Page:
Challenges to authoritarian states’ control of language can be so complex that they exceed the states’ ability to manage them all. Electronic expression of resistance and increasing embrace of non-Mandarin linguistic varieties reveal powerful linguistic insights in China, which are evident too in the so-called Umbrella Revolution that took Hong Kong by storm (hah!) in fall 2014.
While a controlling state wishes to limit expression, citizens creatively employ every possible communicative modality—music, video, images, Arabic numerals, puns, Chinese characters, Roman letters, foreign words, writing, speech, sound, vision—and choose among varieties of speech and writing at their own discretion. The resources they employ reveal limits to the officially enforced boundaries—linguistic and conceptual—of China.
Also posted on Huffington Post
After his James Bond-like escape from house arrest with a broken foot in the dark last spring, self-trained blind Chinese lawyer Chen Guangcheng slipped to the US embassy in Beijing. Stealthy arrangements, including a deal brokered by Gary Locke, Hillary Clinton, and others, got him a passport—hard to get in China—and special arrangements through Jerome Cohen took him to asylum at NYU Law School. And now Chen is being asked to leave NYU.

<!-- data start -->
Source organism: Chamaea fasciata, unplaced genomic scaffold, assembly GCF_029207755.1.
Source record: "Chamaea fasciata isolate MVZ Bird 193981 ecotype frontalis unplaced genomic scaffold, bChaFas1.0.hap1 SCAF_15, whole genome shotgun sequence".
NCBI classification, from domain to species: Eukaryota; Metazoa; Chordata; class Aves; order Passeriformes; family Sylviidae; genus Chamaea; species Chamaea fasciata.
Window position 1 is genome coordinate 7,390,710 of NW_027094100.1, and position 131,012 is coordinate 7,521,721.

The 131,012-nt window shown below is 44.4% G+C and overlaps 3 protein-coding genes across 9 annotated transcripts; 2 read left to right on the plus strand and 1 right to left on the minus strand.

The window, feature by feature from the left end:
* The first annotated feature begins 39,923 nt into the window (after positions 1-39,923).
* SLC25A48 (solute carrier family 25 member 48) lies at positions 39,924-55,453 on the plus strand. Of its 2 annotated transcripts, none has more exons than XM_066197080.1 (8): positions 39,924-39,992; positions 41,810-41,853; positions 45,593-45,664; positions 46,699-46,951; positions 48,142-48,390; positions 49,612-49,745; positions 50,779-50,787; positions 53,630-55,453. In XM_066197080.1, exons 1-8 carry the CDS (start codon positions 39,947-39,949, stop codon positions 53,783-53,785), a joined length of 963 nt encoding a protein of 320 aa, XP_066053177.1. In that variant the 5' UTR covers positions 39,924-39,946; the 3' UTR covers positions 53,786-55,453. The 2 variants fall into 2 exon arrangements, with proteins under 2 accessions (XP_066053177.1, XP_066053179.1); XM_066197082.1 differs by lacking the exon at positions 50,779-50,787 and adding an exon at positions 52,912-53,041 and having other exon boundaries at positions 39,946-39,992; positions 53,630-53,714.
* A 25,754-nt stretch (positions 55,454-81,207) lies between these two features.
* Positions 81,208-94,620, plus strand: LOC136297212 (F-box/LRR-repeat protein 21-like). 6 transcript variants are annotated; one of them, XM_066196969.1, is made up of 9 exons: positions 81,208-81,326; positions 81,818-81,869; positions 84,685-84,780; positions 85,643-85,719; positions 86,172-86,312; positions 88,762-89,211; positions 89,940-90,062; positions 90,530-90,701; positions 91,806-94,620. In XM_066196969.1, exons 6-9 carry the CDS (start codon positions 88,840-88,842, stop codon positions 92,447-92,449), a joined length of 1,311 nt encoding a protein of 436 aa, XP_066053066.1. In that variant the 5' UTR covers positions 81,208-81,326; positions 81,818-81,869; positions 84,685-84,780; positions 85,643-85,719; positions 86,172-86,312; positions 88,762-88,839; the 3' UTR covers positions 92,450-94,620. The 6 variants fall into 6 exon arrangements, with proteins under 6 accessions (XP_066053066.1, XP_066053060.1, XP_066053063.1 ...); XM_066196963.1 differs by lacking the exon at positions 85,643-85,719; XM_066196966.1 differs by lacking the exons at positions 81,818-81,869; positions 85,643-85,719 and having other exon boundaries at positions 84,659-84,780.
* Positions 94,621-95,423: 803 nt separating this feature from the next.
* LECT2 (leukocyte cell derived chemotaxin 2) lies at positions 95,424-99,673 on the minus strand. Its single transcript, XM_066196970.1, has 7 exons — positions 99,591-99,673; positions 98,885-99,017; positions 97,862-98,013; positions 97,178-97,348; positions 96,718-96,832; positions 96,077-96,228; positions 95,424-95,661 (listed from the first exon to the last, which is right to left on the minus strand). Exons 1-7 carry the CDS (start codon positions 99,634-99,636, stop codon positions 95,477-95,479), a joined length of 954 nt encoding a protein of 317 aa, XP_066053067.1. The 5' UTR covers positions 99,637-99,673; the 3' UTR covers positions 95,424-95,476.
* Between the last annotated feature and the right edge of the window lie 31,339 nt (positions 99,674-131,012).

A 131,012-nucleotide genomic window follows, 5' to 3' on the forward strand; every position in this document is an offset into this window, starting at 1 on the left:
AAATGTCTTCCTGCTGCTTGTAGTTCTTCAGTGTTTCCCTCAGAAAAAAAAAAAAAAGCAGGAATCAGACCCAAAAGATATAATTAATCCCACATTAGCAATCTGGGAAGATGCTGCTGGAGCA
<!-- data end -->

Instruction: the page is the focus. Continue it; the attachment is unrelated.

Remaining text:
The Chinese winner of the Nobel Prize for Literature, Mo Yan, has been surrounded by controversy: he is too cozy with the Communist Party. He spoke up once about Liu Xiaobo but did not use his platform to do so in his acceptance speech. He did, however, address the controversy, by telling stories.
So is he simply a party hack and stooge?
[Also posted on Huffington Post]
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